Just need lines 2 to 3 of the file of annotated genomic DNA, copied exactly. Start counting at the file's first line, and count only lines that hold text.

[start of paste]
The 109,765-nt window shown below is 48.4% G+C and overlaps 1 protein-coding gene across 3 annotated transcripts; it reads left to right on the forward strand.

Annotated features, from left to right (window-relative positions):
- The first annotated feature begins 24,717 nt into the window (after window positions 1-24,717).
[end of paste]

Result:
Annotated features, from left to right (window-relative positions):
- The first annotated feature begins 24,717 nt into the window (after window positions 1-24,717).